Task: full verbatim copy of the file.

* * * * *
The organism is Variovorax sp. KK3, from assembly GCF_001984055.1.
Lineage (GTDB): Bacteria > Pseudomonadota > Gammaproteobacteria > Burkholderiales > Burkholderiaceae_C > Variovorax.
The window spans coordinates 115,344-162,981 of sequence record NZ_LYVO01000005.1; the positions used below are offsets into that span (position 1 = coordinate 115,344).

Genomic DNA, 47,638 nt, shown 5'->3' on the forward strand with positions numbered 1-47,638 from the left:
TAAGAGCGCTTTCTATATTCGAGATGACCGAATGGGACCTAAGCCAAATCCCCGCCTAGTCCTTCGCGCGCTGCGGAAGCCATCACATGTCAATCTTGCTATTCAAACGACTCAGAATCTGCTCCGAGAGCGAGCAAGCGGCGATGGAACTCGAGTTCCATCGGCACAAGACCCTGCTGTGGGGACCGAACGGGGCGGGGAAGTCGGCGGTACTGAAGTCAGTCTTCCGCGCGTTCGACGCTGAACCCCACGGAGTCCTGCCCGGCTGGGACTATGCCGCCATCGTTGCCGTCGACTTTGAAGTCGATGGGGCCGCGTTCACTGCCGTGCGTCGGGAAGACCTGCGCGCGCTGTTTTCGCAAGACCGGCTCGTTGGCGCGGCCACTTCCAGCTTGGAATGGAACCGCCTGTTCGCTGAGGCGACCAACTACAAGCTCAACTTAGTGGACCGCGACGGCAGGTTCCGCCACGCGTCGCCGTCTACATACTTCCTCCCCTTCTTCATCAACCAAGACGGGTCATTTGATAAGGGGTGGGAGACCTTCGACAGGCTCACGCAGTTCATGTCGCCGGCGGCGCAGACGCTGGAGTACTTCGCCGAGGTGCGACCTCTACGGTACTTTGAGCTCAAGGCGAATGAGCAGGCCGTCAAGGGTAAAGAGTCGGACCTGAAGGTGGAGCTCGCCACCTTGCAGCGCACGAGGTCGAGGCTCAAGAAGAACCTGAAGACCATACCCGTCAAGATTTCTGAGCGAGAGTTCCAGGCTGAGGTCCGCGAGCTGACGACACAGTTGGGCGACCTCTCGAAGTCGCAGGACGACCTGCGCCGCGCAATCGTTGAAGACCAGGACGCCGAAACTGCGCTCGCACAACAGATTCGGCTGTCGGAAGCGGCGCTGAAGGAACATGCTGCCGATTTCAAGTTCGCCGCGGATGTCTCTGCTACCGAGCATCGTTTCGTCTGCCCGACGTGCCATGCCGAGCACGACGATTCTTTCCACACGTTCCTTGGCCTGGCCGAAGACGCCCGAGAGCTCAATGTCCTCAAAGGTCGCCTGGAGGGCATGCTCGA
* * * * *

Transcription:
The organism is Variovorax sp. KK3, from assembly GCF_001984055.1.
Lineage (GTDB): Bacteria > Pseudomonadota > Gammaproteobacteria > Burkholderiales > Burkholderiaceae_C > Variovorax.
The window spans coordinates 115,344-162,981 of sequence record NZ_LYVO01000005.1; the positions used below are offsets into that span (position 1 = coordinate 115,344).

Genomic DNA, 47,638 nt, shown 5'->3' on the forward strand with positions numbered 1-47,638 from the left:
TAAGAGCGCTTTCTATATTCGAGATGACCGAATGGGACCTAAGCCAAATCCCCGCCTAGTCCTTCGCGCGCTGCGGAAGCCATCACATGTCAATCTTGCTATTCAAACGACTCAGAATCTGCTCCGAGAGCGAGCAAGCGGCGATGGAACTCGAGTTCCATCGGCACAAGACCCTGCTGTGGGGACCGAACGGGGCGGGGAAGTCGGCGGTACTGAAGTCAGTCTTCCGCGCGTTCGACGCTGAACCCCACGGAGTCCTGCCCGGCTGGGACTATGCCGCCATCGTTGCCGTCGACTTTGAAGTCGATGGGGCCGCGTTCACTGCCGTGCGTCGGGAAGACCTGCGCGCGCTGTTTTCGCAAGACCGGCTCGTTGGCGCGGCCACTTCCAGCTTGGAATGGAACCGCCTGTTCGCTGAGGCGACCAACTACAAGCTCAACTTAGTGGACCGCGACGGCAGGTTCCGCCACGCGTCGCCGTCTACATACTTCCTCCCCTTCTTCATCAACCAAGACGGGTCATTTGATAAGGGGTGGGAGACCTTCGACAGGCTCACGCAGTTCATGTCGCCGGCGGCGCAGACGCTGGAGTACTTCGCCGAGGTGCGACCTCTACGGTACTTTGAGCTCAAGGCGAATGAGCAGGCCGTCAAGGGTAAAGAGTCGGACCTGAAGGTGGAGCTCGCCACCTTGCAGCGCACGAGGTCGAGGCTCAAGAAGAACCTGAAGACCATACCCGTCAAGATTTCTGAGCGAGAGTTCCAGGCTGAGGTCCGCGAGCTGACGACACAGTTGGGCGACCTCTCGAAGTCGCAGGACGACCTGCGCCGCGCAATCGTTGAAGACCAGGACGCCGAAACTGCGCTCGCACAACAGATTCGGCTGTCGGAAGCGGCGCTGAAGGAACATGCTGCCGATTTCAAGTTCGCCGCGGATGTCTCTGCTACCGAGCATCGTTTCGTCTGCCCGACGTGCCATGCCGAGCACGACGATTCTTTCCACACGTTCCTTGGCCTGGCCGAAGACGCCCGAGAGCTCAATGTCCTCAAAGGTCGCCTGGAGGGCATGCTCGA